The analysis tools in glacier seismology have yet to catch up with their tectonic counterparts. High-resolution hypocenter locations, source process modeling, and a comprehensive picture of seismic background noise on ice sheets are still relatively new accomplishments in glacier seismology. On the other hand, glaciologists have yet to harness seismic interferometry, which over recent years has revolutionized the study of the solid Earth’s structure and its temporal changes. Glacier environments are subject to processes on rather small time scales, such as seasonal or diurnal changes of subglacial hydraulics beneath high-melt regions, unstable glacier collapses, or sudden slip episodes. Seismic interferometry could elucidate these processes in an unrivaled way by detecting and quantifying associated englacial and subglacial structural changes.

Glacier seismology is benefiting from improved seismometer installations in direct contact with the ice. Such deployments provide much cleaner data than networks installed on rock next to glacier ice. Moreover, real-time data communication via satellite or the portable phone network is making seismology a more and more effective monitoring tool.

How can we further improve the seismic study of glaciers and ice sheets? Are more local arrays needed?  What major developments do you expect in the next few years?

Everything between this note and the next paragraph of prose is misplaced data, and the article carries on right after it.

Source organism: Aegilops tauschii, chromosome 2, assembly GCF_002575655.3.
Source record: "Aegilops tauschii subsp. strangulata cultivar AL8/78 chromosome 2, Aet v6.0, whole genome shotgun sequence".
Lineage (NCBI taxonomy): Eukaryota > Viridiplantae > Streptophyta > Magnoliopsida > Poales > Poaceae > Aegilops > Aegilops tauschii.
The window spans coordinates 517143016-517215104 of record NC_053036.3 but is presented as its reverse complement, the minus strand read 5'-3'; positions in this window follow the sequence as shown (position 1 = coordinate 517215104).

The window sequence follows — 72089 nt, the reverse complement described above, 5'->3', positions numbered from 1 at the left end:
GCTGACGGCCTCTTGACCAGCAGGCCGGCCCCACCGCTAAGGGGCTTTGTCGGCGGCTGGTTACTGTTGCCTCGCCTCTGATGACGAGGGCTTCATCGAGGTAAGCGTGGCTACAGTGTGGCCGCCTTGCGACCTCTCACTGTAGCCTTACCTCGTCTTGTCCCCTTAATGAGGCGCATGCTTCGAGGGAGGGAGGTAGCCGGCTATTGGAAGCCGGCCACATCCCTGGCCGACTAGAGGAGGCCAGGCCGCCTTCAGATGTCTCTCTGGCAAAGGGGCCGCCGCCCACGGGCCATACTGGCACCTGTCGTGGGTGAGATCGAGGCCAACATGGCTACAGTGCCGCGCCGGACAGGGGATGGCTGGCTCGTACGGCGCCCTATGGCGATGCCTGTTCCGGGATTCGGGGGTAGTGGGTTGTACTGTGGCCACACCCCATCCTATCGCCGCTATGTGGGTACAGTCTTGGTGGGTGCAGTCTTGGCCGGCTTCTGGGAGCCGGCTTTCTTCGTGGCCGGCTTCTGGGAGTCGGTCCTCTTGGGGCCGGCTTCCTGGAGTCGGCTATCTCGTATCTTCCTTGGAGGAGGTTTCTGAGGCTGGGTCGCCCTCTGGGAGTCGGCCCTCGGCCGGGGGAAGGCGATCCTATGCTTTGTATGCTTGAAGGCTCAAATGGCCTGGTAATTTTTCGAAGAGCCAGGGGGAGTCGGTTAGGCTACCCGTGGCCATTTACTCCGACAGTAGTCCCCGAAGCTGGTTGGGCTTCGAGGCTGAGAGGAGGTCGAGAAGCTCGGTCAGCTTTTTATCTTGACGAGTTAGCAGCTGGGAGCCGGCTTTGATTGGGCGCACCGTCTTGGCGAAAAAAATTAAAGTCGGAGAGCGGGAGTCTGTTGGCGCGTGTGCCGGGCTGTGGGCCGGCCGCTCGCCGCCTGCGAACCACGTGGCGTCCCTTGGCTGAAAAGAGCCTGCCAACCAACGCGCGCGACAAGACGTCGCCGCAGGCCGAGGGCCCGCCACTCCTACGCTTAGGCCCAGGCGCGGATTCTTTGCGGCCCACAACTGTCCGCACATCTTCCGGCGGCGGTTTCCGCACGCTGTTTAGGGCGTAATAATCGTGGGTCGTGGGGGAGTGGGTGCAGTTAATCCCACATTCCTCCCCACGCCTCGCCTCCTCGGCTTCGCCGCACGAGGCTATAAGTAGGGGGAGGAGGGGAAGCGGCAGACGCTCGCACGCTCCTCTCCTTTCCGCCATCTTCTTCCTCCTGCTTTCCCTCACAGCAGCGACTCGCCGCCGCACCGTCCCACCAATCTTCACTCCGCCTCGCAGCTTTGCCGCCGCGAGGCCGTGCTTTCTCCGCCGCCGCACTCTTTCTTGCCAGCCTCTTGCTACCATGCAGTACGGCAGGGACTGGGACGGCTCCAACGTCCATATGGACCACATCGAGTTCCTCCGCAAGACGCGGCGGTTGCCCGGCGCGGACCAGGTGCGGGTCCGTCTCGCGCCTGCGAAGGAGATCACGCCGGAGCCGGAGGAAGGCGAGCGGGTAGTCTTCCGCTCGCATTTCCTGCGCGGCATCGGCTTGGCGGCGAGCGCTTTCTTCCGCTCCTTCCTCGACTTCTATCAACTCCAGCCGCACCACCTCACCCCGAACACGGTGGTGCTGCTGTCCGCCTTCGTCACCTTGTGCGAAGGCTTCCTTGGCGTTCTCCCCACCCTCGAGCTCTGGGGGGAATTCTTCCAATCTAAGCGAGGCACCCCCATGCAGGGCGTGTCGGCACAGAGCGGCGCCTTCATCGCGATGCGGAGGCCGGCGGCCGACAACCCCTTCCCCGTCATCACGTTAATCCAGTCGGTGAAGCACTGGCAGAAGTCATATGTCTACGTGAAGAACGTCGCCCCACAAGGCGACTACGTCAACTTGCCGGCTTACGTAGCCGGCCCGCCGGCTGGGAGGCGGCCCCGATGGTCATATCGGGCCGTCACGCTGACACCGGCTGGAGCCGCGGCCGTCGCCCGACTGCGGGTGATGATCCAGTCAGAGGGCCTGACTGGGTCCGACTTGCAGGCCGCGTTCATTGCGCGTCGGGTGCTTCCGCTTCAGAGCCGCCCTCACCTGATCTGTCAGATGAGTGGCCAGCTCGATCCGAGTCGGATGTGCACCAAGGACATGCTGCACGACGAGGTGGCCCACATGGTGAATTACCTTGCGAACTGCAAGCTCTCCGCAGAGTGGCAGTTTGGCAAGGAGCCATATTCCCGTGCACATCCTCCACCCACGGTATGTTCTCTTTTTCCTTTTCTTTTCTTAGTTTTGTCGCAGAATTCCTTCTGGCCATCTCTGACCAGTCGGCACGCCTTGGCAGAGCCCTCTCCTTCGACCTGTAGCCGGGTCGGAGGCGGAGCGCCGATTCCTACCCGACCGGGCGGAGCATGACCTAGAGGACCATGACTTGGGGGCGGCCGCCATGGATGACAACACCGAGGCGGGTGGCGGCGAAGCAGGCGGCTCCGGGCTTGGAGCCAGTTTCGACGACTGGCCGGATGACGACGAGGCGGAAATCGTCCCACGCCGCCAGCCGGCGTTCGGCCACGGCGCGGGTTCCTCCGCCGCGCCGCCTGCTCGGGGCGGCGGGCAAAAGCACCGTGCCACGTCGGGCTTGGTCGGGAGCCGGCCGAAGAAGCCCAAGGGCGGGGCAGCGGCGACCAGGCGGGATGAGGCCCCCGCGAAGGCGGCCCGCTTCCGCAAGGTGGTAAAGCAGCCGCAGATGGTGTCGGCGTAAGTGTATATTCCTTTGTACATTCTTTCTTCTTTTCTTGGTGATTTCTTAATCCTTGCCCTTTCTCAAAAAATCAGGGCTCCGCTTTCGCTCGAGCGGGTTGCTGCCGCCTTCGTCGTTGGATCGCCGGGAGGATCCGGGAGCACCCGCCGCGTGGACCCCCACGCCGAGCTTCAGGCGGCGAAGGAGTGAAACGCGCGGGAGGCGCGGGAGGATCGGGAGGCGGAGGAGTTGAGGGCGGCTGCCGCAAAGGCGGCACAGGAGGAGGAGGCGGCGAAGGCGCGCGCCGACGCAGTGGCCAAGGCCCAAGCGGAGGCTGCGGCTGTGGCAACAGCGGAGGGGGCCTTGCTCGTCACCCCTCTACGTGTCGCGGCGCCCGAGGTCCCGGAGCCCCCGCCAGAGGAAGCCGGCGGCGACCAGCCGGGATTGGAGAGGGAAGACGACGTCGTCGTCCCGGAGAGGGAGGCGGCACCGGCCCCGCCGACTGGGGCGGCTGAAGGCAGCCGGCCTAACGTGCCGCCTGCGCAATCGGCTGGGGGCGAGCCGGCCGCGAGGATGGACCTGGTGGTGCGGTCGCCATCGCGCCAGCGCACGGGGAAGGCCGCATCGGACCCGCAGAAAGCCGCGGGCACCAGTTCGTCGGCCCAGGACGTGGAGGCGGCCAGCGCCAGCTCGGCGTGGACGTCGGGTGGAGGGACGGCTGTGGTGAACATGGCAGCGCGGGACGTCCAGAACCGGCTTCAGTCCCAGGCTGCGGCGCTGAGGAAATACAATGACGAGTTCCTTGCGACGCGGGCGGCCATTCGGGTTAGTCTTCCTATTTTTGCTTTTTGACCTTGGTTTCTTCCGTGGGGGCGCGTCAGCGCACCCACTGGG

Base camp of an international geophysical expedition to Bowdoin Glacier, northwest Greenland (July 2015). Credit: Evgeny Podolskiy

With future improvements in sensor technology, expansion of polar networks, and data handling, we expect seismology to soon provide new key observations of ice dynamic processes, for which few or no alternative monitoring techniques exist. To our mind, a key step is to move the focus away from individual sites and instead investigate similar glacial bodies parallel, such as fast ice streams or mountain glaciers. This will produce seismic catalogues, reflecting processes that are characteristic for specific glacial environments.

The lead author plunges into uncharted waters of cryoseismology. Credit: Evgeny Podolskiy
The lead author plunges into uncharted waters of cryoseismology. Credit: Evgeny Podolskiy

Local on-ice arrays provide the high-quality data necessary to understand seismic source mechanisms particularly related to basal sliding, which is one of the most important but least understood forms of ice flow. Finally, long-term observations spanning multiple seasons can potentially target the evolution of basal hydraulic processes at a superior temporal and spatial resolution.

—Evgeny A. Podolskiy, Arctic Research Center, Hokkaido University, Sapporo; email:


Florindo, F.,Podolskiy, E. A. (2016), Frontiers in cryoseismology, Eos, 97, Published on 08 December 2016.

Text © 2016. The authors. CC BY-NC-ND 3.0